Women take lead in Seneca Falls, Selma, Stonewall journey

power of girls

Women of all ages, colors, national origins and class status were a critical piece of the coalition that propelled President Barack Obama into his second term. Certainly much of that support came from the president's record, as well as disgust towards the Stone Age alternative offered by the Republican Party.

President Obama's inaugural speech outlined in broad strokes some of the key democratic struggles on which he will lead in these next four years. Women's, voter, immigrant and LGBT rights were front and center, interwoven in a vision of expanding democracy.

"We the people declare today that the most evident of truth that all of us are created equal -- is the star that guides us still; just as it guided our forebears through Seneca Falls and Selma and Stonewall; just as it guided all those men and women, sung and unsung, who left footprints along this great mall, to hear a preacher say that we cannot walk alone; to hear a King proclaim that our individual freedom is inextricably bound to the freedom of every soul on Earth," Obama said.

"It is now our generation's task to carry on what those pioneers began, for our journey is not complete until our wives, our mothers and daughters can earn a living equal to their efforts," he said.

The day after the president said that line the Paycheck Fairness Act was introduced into Congress. Campaigns are already under way to make sure that bill becomes law.

Other significant milestones this week mark key steps in this "journey."

* Defense Secretary Leon Panetta announced that for the first time in American history, women will be eligible for combat duty. We strongly oppose war and militarism. At the same time, this order is a victory for democratic rights, much in the same vein as repeal of Don't Ask Don't Tell and the desegregation of our armed forces - which provided gays/lesbians and African Americans, respectively, the same opportunities to serve in the military as others.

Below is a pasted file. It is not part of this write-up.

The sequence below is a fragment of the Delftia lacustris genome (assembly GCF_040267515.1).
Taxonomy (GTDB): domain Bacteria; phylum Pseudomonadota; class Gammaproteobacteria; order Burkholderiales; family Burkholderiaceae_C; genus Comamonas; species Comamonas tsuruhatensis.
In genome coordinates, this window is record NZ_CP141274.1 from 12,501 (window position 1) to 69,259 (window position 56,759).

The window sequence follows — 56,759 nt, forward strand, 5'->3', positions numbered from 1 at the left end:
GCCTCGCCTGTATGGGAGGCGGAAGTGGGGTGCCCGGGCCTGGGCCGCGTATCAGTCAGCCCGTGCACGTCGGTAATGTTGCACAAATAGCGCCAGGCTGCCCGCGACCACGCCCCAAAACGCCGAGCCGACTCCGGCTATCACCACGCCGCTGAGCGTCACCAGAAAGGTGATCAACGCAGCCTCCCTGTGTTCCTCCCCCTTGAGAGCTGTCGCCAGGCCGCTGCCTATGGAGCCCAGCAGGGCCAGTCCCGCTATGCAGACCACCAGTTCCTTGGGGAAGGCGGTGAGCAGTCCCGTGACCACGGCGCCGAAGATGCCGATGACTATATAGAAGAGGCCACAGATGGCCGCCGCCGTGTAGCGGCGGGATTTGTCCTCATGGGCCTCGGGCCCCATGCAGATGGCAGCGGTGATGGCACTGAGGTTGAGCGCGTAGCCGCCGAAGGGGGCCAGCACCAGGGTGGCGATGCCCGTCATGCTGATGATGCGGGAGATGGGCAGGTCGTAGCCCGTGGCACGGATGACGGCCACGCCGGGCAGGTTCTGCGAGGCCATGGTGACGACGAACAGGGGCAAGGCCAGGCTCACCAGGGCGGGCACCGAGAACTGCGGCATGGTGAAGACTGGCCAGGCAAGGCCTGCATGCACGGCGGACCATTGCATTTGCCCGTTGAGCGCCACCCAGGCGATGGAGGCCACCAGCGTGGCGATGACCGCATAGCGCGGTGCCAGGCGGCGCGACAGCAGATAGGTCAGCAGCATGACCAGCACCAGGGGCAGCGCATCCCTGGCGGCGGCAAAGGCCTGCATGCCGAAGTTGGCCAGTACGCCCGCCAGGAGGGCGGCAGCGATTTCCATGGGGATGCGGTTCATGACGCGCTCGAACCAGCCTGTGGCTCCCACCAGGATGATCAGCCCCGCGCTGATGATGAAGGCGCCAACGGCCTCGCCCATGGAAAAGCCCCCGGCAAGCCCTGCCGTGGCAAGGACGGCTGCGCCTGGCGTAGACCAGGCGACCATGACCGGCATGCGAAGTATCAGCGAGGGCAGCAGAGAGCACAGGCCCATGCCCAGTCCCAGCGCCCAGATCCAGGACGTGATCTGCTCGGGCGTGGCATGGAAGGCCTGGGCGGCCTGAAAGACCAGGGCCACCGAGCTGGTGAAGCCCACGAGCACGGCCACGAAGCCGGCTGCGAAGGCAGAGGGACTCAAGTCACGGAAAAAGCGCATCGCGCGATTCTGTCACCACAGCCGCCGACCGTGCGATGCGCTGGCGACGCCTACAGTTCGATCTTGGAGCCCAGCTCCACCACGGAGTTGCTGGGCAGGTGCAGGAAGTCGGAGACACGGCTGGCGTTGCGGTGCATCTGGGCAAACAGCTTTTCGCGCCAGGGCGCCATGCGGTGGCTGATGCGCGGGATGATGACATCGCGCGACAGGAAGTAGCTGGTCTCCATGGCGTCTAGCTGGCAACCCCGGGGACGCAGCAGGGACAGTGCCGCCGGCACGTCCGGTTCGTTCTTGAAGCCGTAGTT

Women soldiers have already been injured or died on the front lines, especially in Afghanistan and Iraq. Twenty thousand women have served in those wars, with 800 wounded in combat and more than 130 killed. But women were denied the additional combat pay and advancement opportunities that come with being in combat.

* This week is the 40th anniversary of a keystone in women's equality in America: the Supreme Court Roe v. Wade decision. In essence that legal rullng said women are human beings and equal citizens who should be trusted to make their own decisions regarding reproduction. Unfortunately that basic human right has been chipped away over the years through state and federal laws that limit and confine women's freedom. There are more battles ahead. Right-wingers in Congress are already plotting to deny medical access to women and endanger their lives.

* The Violence Against Women Act was reintroduced into Congress this week after Republicans forced its expiration last year. They refused to include, and therefore protect, undocumented women, Native American women, lesbians, transgendered women and college students - 30 million women - strictly for rigid political and ideological reasons. With the Republicans still in charge in the House and other anti-women forces still operating in the wings, it's going to take organized political pressure to guarantee VAWA's passage.

Whether on gun violence or violence against women, the coalition of voters that re-elected the president has to stay engaged. New coalitions and democratic forces will also emerge in the course of these interrelated struggles. These continuing movements are necessary for protecting and expanding democratic rights, and for any progress to be made. Indeed, as some have said, a Women's Spring may be under way.

Photo: President Barack Obama congratulates Google Science Fair winners, from left, Naomi Shah, Shree Bose, and Lauren Hodge in the Oval Office, Oct. 3, 2011. (Pete Souza/White House)

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